Reserve deputies

Volunteer reserve deputies are trained to perform certain duties to assist the sheriff’s staff.  They give the office more manpower and can allow paid staff to concentrate on more specialized tasks.

Sheriff Eric Hess said that the Department of Criminal Justice Services (DCJS) has three levels for auxiliary police officers: level one, which is a certified police officer meeting all the requirements of paid officers; level two, which is an officer with limited duties equivalent to a bailiff; and level three, which is an unarmed officer who could help with duties such as directing traffic.  Those who complete this reserve deputy program will emerge as level two officers, Hess said, after they complete a supplemental week’s course that by law must be taught by the DCJS.

The in-depth program holds classes two evenings a week and two full Saturdays a month through Aug. 1, and teaches the “exact same lesson plans that were taught at the academy,” Hess said.  All the instructors come from the Fluvanna sheriff’s office and are DCJS-certified.

Topics covered in the reserve deputy program include Virginia law, first aid and CPR, patrol techniques, firearms training, traffic training, use of force, defensive tactics, use of baton and chemical sprays, arrest procedures, cultural diversity, basic investigation skills, and driving.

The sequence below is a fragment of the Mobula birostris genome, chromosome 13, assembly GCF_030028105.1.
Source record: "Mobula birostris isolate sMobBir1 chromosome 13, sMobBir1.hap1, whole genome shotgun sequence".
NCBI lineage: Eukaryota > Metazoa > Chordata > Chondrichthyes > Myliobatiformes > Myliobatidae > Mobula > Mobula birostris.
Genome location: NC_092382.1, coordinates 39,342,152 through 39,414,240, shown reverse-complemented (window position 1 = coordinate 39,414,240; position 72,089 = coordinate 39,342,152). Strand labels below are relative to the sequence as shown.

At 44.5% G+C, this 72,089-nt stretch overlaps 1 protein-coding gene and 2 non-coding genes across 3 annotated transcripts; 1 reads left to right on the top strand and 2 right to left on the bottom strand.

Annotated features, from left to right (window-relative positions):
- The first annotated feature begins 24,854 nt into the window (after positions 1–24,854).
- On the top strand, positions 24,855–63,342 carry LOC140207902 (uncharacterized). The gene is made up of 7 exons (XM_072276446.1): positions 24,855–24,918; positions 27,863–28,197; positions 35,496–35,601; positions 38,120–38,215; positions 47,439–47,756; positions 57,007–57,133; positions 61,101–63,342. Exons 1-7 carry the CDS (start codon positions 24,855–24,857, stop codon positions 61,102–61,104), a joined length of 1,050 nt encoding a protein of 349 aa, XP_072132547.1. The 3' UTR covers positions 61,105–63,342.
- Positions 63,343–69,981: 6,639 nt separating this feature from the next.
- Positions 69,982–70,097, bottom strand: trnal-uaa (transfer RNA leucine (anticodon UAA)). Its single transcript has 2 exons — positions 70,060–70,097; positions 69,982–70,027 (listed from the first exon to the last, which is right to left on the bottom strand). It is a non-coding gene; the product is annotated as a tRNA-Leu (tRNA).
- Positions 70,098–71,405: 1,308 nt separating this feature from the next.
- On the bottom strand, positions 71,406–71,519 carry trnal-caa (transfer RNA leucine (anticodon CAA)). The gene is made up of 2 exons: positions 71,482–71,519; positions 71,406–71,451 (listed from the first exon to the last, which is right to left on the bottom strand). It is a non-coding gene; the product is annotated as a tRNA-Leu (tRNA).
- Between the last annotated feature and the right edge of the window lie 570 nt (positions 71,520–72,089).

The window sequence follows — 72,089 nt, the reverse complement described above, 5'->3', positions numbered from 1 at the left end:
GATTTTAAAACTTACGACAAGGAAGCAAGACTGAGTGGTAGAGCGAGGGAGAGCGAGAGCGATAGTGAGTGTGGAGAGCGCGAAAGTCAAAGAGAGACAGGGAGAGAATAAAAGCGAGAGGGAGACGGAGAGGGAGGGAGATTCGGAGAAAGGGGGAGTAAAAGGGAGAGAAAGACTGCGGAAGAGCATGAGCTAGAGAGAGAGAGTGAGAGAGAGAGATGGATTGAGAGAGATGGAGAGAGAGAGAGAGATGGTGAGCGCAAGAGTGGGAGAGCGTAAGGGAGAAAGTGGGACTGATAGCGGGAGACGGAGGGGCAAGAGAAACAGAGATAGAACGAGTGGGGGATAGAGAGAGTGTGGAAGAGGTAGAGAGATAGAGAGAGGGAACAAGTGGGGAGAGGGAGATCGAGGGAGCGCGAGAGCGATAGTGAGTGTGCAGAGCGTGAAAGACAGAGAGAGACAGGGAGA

“The point of having the reserve deputy program is two-fold,” Hess said.  “One is for people to help us.  The other is for those who may not necessarily want a career in law enforcement but want to help, such as retired folks, or for younger people who may want to start a career in law enforcement.”

In fact, the sheriff’s office has two part-time bailiff slots open that graduates from this course could fill, said Hess, who noted that he would be pleased to see new employees rise from the ranks of the reserve deputy program.

“Tonight each candidate embarks on an exciting journey toward a career in law enforcement,” Hess told those who attended Tuesday’s program, according to a press release.  “If you persevere and complete your training, you will serve our community as a sworn law enforcement deputy providing our office with the expertise and manpower needed to augment our full-time staff.”

Reserve deputy candidates must attend all in-service training, volunteer at least 10 hours per month, and purchase their own uniforms and equipment, said Captain Thomas Brennan.

“Volunteers are our heroes because through your commitment and support we can get the job done,” Captain Von Hill told the group.  “Volunteering time and talent speaks volumes of your character and we’re honored to have you as part of our team.”


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